Steve Doyle is a stylish peacock and entrepreneur who resides in London. He’s the founder and editor of Buckstyle.com.
Buckstyle premiered last year in a printed format (above), and has segued into a website that covers fashion, furniture and food. It’s still evolving, and will include video and even Doyle's Kitchen! The fashion show reports are very informative, and the images are large enough to see the details of each collection. Buckstyle promises to be a favorite bookmarked site for gentlemen peacocks everywhere.
Above: One of Mr. Peacock's favorite fashion stories from Buckstyle.
Mr. Peacock: How would you describe your own style?
Steve Doyle: New Dandy, perhaps. I like to challenge pre-conceptions of what young men should wear, both in my shoots and in my personal styling. At the moment that means wearing a mixture of traditional ‘old man’ clothes like bow ties and Barbour jackets, with dandy touches. I like formality—button down shirts with buttoned-up collars, that kind of thing, but with a twist—clashing plaids are a current favourite.
MP: How old were you when you realized you were a peacock?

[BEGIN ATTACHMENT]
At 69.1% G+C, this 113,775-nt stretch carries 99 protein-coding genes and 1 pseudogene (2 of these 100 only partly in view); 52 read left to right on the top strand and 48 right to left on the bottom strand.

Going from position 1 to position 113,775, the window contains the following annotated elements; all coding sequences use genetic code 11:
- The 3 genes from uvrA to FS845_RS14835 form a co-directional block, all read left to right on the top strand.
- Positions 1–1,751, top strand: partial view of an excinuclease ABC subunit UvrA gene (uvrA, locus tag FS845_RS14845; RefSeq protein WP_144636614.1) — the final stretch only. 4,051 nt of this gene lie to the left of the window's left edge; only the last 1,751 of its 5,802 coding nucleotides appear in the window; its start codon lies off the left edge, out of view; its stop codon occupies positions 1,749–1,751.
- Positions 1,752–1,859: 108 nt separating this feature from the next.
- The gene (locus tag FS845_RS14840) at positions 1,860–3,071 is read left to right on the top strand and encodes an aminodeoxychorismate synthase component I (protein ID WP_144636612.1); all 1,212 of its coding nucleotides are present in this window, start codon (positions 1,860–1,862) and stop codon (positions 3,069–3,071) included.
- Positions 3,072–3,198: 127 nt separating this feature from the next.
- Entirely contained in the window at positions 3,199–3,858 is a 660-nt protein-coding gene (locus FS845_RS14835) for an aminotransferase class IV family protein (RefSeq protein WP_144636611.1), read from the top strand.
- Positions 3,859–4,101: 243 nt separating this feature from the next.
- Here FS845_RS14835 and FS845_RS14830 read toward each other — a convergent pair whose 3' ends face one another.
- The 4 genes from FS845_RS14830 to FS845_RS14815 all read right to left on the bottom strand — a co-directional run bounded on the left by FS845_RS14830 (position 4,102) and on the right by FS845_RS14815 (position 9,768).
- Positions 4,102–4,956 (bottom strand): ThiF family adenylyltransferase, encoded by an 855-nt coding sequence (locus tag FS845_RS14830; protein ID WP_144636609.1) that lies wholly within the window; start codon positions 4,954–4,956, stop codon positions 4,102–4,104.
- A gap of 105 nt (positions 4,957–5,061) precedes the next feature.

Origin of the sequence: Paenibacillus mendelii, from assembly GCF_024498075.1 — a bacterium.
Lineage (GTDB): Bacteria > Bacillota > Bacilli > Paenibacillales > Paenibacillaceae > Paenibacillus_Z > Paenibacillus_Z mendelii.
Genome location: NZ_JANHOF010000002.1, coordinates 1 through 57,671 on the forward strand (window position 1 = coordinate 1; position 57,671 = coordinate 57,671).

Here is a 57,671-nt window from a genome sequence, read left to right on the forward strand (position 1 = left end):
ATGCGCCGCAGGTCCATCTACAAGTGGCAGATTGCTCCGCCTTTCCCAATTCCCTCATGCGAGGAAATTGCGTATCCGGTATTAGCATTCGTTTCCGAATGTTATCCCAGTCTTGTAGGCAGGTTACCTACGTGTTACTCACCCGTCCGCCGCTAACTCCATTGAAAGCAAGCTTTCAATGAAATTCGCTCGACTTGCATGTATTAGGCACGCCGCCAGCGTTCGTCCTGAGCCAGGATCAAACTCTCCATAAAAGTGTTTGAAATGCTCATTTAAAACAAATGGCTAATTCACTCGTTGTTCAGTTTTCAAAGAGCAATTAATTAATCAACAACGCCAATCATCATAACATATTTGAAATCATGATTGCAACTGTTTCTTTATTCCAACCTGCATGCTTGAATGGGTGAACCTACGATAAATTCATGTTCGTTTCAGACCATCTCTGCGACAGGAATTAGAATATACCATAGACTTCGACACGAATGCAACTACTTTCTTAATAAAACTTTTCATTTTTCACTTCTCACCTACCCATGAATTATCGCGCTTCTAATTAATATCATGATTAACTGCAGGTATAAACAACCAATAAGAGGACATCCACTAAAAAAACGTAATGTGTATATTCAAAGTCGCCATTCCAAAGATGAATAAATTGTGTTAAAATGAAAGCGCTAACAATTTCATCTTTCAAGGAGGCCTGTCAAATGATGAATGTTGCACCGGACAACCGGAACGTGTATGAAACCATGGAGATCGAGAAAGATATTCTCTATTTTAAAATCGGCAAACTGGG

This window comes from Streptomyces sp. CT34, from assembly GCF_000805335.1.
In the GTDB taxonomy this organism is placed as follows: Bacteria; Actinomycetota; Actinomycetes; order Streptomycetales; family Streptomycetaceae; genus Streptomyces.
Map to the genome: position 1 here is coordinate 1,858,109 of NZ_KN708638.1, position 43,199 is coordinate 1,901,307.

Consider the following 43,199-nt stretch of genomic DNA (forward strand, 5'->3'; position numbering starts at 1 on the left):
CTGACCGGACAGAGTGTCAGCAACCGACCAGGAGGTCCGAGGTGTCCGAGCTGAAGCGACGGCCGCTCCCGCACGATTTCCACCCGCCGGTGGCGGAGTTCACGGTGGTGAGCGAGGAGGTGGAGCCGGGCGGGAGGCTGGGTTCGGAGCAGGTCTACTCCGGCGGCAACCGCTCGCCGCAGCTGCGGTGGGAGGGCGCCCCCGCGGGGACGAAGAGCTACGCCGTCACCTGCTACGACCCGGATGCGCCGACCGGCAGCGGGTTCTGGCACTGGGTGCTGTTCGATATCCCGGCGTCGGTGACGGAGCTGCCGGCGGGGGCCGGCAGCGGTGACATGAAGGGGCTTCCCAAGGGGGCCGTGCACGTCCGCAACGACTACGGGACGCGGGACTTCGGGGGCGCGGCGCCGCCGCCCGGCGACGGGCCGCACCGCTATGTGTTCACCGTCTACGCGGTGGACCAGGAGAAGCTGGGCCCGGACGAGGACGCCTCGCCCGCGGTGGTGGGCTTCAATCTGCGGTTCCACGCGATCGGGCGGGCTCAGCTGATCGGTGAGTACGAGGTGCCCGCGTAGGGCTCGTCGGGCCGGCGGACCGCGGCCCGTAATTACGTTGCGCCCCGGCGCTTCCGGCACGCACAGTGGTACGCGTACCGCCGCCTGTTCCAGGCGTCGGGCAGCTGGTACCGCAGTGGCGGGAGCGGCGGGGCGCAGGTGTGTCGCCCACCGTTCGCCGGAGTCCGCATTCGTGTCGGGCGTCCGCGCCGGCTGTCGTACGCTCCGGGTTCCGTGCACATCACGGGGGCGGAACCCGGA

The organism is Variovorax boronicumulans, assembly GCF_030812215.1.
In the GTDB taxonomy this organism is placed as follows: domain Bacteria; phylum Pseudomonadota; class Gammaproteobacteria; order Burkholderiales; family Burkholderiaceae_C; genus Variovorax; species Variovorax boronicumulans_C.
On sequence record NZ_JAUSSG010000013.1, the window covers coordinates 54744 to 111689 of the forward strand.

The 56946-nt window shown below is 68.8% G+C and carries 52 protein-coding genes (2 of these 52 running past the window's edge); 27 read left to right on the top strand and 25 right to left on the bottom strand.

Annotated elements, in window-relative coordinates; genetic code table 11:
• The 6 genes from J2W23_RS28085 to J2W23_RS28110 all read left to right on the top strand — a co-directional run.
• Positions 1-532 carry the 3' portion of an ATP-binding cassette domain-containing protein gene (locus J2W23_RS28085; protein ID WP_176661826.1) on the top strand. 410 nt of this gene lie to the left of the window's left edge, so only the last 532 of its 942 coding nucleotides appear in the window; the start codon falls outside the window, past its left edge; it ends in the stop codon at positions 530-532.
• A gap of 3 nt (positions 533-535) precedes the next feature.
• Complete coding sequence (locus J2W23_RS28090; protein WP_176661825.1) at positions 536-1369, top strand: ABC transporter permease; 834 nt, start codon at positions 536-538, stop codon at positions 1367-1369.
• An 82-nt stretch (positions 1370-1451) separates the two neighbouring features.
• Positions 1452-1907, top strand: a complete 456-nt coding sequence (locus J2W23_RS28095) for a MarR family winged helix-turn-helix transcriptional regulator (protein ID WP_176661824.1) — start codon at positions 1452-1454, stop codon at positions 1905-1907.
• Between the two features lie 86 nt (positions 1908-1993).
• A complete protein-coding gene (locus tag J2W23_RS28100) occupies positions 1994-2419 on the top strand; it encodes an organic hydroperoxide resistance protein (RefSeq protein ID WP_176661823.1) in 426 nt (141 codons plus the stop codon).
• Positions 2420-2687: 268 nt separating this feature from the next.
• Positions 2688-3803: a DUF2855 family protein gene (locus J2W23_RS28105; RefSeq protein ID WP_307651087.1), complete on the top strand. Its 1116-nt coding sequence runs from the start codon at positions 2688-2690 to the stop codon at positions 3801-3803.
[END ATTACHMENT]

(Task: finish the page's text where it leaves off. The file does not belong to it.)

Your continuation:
SD: I knew it from a very young age. I was always interested in aesthetics; the aesthetic of everything in fact from clothes to cutlery to car design. I used to drive my parents mad because I was so picky. I always knew what I wanted, and still do. To be a peacock takes confidence though and on that front I have gained, lost it and regained it over the years. As a teenager I worked for the BBC’s local TV centre in Birmingham, England (where I grew up) and worked on several fashion TV programmes. At that time, everyone in my class thought I would work in fashion but as it turned out, I took a degree in Japanese Studies (long story!) and only came back into the fashion world for work years later.
MP: What's your favorite item in your wardrobe?
SD: OK, I get it; you want me to tell you what underwear I wear? Ha-ha! A mixture of Calvin Klein and American Apparel. I always like to wear something red in my outfit—it gives me some kind of extra strength, and so sometimes the underwear is red.
MP: Do you wear vintage clothes or only "new" clothes?
SD: Lots of vintage. At Buckstyle, I created a policy of always including designer, vintage, and high street pieces in every shoot—I call this D.V.H—because this is how real men dress. Personally, I love vintage, the cheaper the better! I am fortunate to live close by some really lovely vintage stores as well. A mix of old and new looks more individual I think.
MP: Who is your style icon?
SD: In terms of style, Diana Vreeland (above left). Not from her own look, of course, but from her thoughts on fashion and style. Editor of American Vogue (above right) in the Sixties, she appreciated and enjoyed all forms of beauty, and was a maximalist—always pushing for more, always “going all the way” as she would have put it. I have seen pictures of her office at Vogue—clashing reds, Persian rugs with Japanese wall hangings; a riot of colour—she always looked forward and believed fashion should be fun, as I do.